The freshman from Florida, who upset a Blue Dog Dem to win his seat, joins the pantheon of congressional bellyachers.
He said his $174,000 salary is not so much, considering the hours a member of the House puts in, and that he had to sever ties with his family business in Panama City. Southerland also said there are no instant pensions or free health insurance, as some of his constituents often ask him about in Congress.
"And by the way, did I mention? They're shooting at us. There is law-enforcement security in this room right now, and why is that?"
There's more, including Southerland's Steinbeckian pining for his old funeral business.
Southerland said most people don't know that doctors, lawyers and financial advisers are required to sell their businesses, when elected to Congress, and that others are forbidden to have any contact with their private employers or businesses.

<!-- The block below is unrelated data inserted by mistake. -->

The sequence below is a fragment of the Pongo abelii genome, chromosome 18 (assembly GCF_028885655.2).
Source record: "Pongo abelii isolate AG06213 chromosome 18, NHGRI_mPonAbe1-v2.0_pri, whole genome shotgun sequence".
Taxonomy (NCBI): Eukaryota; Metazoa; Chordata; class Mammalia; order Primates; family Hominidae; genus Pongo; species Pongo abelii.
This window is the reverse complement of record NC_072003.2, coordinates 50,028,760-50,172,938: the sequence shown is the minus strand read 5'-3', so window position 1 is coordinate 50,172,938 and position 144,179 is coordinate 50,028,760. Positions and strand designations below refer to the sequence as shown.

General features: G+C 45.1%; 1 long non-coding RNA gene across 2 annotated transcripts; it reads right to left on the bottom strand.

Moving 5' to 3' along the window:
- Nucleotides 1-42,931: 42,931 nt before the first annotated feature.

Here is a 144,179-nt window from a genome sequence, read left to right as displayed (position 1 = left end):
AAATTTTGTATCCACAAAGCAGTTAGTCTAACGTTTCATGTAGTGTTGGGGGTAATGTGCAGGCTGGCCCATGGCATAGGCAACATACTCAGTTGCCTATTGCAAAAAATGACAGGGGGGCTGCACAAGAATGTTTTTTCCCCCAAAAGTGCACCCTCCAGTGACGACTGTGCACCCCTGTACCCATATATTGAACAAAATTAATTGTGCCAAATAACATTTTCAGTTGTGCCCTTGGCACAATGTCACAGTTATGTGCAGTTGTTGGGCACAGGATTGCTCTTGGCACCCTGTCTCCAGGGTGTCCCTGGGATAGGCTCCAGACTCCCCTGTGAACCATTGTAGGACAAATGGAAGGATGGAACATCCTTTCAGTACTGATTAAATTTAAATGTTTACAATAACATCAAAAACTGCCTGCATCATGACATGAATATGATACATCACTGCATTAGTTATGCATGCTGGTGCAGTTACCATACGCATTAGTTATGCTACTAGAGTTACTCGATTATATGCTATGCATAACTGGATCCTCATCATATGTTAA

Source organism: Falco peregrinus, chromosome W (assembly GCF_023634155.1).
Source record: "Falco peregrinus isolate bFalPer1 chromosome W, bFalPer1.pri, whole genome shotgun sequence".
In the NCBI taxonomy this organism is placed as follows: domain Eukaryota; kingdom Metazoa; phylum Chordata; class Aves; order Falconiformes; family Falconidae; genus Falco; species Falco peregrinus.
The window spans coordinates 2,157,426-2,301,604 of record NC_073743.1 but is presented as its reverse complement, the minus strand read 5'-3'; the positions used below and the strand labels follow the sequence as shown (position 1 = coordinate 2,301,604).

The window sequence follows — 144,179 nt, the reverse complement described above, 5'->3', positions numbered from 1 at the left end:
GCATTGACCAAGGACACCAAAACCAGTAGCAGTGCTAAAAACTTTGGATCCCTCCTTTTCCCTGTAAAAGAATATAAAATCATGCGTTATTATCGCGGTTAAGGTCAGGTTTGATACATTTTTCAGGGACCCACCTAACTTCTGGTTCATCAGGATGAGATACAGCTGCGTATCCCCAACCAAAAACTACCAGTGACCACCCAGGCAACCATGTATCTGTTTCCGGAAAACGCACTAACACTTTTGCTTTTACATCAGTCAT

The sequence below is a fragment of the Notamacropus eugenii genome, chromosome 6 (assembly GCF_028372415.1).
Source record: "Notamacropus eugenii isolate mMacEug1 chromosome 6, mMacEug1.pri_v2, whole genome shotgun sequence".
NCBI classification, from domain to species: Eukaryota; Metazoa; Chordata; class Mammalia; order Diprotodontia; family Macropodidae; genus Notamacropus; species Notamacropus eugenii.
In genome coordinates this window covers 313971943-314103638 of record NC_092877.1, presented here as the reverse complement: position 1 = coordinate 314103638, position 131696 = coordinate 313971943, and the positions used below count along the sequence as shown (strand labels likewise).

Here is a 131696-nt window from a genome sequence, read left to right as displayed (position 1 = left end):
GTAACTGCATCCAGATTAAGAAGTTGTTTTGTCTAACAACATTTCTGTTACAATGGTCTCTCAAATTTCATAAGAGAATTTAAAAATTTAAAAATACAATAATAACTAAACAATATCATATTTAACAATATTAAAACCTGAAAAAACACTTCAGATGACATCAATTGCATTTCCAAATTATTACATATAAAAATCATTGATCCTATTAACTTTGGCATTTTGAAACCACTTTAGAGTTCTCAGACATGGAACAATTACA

"They cut me off from my small business, a business that my grandfather started 60 years ago and that I'm the president of, that I've worked my career to build," he said. He added that "if you took the hours that I work and divided it into my pay," the $174,000 salary would not seem so high.
Is there any good answer to this nudge from a voter?